ACT News


Bradman exhibition opens at Canberra Museum

Cricket is coming to Canberra early this year, ahead of the three ICC Cricket World Cup matches. 

The Bradman Museum will tour Canberra for the first time, with  part of its classic collection on  display in the Canberra Museum and Gallery. 

Launching today, the exhibition chronicles the history of Australian cricket, particularly against the nations playing in this year's world cup.

Included in the display will be the ball used in the first inter-colonial match, a tribute to Philip Hughes and a collection of Don Bradman memorabilia. 

Canberrans love their cricket, says social history curator at Canberra History Museum Sharon Bulkeley.

"At countless ovals all over ACT in the summer, you can hear the thwack of the ball and people cheering," she said.


"It brings people together, the spectators are together, kids on the street play it and families watch it at home."

Cricket has a long history in the nation's capital, having been played here since the 1850s.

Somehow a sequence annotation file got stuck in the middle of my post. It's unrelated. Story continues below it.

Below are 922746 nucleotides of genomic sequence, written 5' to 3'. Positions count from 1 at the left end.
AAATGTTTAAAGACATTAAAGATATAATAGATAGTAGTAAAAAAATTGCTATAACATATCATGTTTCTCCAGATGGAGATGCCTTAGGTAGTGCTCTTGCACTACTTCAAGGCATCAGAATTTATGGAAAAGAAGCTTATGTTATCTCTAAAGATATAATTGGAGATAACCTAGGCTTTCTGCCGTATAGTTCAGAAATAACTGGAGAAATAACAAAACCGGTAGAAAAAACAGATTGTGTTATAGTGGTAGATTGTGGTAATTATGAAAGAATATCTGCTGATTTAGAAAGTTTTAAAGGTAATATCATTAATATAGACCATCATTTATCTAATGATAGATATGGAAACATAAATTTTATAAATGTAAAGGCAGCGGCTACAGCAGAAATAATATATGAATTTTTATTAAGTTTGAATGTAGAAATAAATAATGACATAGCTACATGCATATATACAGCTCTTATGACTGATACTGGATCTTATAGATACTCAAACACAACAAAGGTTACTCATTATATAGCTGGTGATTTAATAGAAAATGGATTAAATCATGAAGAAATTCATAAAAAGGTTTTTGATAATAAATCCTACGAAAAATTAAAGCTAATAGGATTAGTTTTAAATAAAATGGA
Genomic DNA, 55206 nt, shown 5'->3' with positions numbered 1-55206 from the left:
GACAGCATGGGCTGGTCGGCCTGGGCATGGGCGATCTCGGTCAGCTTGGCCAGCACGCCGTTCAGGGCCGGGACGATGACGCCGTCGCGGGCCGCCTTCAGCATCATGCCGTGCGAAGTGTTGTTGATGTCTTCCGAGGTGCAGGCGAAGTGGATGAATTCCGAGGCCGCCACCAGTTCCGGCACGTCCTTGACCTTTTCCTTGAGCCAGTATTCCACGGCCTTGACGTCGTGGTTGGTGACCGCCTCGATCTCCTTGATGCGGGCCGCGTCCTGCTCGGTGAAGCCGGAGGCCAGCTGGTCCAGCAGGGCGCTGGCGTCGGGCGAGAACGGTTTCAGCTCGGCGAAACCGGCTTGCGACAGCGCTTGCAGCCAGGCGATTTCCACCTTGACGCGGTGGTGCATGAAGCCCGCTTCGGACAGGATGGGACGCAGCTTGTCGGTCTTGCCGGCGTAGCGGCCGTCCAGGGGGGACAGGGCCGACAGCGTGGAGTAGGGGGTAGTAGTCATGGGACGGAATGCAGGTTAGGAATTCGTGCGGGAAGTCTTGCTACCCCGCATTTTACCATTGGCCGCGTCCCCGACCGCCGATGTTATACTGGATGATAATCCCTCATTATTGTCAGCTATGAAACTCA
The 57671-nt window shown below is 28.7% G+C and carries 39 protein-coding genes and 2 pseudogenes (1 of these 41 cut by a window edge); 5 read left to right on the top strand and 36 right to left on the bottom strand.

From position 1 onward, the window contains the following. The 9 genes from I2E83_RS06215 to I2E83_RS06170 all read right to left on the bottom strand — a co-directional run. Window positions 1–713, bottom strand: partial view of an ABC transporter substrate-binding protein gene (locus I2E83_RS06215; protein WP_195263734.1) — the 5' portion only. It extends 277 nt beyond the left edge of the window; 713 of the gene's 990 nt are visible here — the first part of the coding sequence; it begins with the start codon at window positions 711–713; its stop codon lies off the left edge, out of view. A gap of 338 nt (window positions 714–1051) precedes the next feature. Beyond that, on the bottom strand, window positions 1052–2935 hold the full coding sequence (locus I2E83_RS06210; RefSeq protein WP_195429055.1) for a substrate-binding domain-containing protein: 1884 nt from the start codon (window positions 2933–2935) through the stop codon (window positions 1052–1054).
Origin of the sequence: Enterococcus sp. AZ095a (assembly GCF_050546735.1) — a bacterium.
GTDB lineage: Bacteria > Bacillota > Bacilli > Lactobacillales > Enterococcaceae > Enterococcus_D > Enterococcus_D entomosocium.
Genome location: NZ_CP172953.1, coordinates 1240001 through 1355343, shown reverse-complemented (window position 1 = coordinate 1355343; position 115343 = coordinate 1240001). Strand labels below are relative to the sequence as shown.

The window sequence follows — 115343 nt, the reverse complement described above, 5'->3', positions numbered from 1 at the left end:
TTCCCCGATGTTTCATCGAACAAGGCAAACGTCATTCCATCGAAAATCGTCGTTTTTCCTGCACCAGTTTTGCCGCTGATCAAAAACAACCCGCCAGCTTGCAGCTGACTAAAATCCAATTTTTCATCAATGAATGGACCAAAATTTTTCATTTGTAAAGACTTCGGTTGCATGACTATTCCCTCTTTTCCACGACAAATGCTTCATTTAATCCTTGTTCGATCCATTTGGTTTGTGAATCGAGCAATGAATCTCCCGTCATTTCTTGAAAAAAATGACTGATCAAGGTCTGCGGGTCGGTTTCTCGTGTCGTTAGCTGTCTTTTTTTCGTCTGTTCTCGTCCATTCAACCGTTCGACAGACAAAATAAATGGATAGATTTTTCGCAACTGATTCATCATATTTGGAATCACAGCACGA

Ms Bulkeley says that for a small region, Canberra has produced more than its fair share of talent.

"We've consistently batted above our weight. Several first-class cricketers have begun their careers here," she said.

The museum also looks more broadly at Australian cricket as a whole – which assistant curator at the Bradman Museum Belinda McMartin argues can't be done without a bit of Don Bradman. 

Don Bradman is considered to be the father of modern Australian cricket, and is widely acknowledged to be one of the best batsmen of all time. 

"Bradman was a symbol of hope. He was a country boy who made it big," she said.

The exhibition contains treasures for cricket tragics suffering a touch of "Bradmania".

"We've got a toby jug with his face, one of his cigarette packs and his pad from the '48 Invincibles Tour," Ms McMartin said. 

The exhibition also includes a memorial booklet, and a lone bat and cap in the corner in honour of Philip Hughes.

In many ways, Philip represented qualities at the heart of Australian cricket, said Ms McMartin.

"His determination, his humility – in the light of what's just happened with Phil Hughes, it's those sorts of characteristics which carry on," she said. 

The show coincides with a book release featuring famous cricket photographers through the ages, specialising in the works of Bruce Postle, Viv Jenkins and Philip Brown. 

The book, published by the Bradman Museum, will be released in January.

The World of Cricket exhibition will run from tomorrow until the middle of the Cricket World Cup on March 15.